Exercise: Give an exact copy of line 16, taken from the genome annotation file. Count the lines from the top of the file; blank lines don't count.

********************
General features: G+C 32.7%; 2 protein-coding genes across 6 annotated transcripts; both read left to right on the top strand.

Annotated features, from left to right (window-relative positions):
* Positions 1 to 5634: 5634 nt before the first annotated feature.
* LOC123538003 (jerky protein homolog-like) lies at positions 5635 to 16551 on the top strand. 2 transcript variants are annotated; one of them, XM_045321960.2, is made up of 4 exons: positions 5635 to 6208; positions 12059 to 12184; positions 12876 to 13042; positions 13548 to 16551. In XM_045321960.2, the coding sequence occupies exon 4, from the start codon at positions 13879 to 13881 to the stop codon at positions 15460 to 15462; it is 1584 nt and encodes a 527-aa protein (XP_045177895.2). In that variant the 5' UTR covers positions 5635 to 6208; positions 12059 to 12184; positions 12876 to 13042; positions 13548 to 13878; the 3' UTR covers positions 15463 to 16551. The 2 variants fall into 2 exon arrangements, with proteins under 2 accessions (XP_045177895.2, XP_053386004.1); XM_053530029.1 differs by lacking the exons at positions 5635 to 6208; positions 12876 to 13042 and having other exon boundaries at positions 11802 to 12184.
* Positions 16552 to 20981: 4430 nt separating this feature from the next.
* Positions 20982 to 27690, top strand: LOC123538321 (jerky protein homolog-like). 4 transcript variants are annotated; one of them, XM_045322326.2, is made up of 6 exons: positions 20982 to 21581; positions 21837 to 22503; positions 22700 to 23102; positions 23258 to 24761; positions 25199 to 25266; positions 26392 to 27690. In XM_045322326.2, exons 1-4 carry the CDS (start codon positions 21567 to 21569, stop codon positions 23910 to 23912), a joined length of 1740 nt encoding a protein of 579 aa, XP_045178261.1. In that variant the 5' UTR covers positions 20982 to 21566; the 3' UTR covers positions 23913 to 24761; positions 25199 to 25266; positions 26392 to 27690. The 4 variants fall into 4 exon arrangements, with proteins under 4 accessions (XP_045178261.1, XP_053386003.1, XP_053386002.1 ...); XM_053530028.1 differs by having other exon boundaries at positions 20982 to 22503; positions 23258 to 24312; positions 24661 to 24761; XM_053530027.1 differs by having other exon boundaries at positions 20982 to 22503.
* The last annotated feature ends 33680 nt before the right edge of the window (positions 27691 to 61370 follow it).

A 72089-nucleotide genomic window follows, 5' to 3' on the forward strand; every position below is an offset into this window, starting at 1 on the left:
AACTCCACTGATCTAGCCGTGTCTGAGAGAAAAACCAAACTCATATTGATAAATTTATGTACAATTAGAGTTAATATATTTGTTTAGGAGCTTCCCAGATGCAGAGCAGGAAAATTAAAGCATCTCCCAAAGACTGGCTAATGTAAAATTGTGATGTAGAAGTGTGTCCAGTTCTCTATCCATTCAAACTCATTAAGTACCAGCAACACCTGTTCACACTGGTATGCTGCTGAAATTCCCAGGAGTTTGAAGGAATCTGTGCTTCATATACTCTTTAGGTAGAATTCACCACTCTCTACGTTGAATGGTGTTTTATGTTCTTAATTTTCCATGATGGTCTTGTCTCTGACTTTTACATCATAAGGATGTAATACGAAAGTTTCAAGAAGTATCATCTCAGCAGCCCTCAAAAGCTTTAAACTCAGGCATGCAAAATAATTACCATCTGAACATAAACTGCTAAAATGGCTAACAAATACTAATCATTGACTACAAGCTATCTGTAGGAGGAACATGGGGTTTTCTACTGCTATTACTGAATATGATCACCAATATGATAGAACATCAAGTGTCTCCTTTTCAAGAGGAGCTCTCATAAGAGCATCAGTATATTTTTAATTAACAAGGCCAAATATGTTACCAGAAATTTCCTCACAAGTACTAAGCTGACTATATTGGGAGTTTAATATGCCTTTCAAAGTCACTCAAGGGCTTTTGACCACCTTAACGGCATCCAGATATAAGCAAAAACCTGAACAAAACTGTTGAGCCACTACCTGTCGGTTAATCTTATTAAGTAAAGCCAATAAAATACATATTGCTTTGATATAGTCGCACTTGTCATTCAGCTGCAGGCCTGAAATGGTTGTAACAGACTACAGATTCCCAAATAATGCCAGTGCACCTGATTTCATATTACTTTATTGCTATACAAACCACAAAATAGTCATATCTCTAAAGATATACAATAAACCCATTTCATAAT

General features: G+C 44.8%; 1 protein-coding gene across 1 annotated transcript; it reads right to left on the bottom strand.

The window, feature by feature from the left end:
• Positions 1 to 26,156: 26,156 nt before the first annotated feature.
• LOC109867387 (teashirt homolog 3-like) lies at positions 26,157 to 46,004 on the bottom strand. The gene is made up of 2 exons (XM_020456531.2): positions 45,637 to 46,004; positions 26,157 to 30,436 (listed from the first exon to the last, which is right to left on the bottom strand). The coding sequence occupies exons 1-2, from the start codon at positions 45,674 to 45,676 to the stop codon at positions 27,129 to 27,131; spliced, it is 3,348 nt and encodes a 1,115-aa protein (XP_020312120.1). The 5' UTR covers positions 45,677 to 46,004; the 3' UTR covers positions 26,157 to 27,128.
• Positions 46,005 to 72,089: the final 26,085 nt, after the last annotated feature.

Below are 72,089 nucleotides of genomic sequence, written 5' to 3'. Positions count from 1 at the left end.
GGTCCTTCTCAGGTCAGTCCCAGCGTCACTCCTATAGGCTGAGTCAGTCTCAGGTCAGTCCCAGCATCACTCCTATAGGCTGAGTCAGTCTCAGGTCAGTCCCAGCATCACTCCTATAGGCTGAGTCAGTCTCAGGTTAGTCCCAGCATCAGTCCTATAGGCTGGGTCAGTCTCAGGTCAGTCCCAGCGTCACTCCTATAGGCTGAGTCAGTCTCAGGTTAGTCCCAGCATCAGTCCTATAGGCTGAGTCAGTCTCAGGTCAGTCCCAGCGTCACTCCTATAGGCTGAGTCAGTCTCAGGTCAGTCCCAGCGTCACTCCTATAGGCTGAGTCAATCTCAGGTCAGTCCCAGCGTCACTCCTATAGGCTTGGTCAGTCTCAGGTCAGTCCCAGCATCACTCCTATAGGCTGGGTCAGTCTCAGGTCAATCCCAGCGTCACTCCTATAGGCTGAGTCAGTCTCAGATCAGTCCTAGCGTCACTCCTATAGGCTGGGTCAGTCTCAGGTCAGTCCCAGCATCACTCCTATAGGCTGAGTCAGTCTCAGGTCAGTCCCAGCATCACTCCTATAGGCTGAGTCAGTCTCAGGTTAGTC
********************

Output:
GGTCCTTCTCAGGTCAGTCCCAGCGTCACTCCTATAGGCTGAGTCAGTCTCAGGTCAGTCCCAGCATCACTCCTATAGGCTGAGTCAGTCTCAGGTCAGTCCCAGCATCACTCCTATAGGCTGAGTCAGTCTCAGGTTAGTCCCAGCATCAGTCCTATAGGCTGGGTCAGTCTCAGGTCAGTCCCAGCGTCACTCCTATAGGCTGAGTCAGTCTCAGGTTAGTCCCAGCATCAGTCCTATAGGCTGAGTCAGTCTCAGGTCAGTCCCAGCGTCACTCCTATAGGCTGAGTCAGTCTCAGGTCAGTCCCAGCGTCACTCCTATAGGCTGAGTCAATCTCAGGTCAGTCCCAGCGTCACTCCTATAGGCTTGGTCAGTCTCAGGTCAGTCCCAGCATCACTCCTATAGGCTGGGTCAGTCTCAGGTCAATCCCAGCGTCACTCCTATAGGCTGAGTCAGTCTCAGATCAGTCCTAGCGTCACTCCTATAGGCTGGGTCAGTCTCAGGTCAGTCCCAGCATCACTCCTATAGGCTGAGTCAGTCTCAGGTCAGTCCCAGCATCACTCCTATAGGCTGAGTCAGTCTCAGGTTAGTC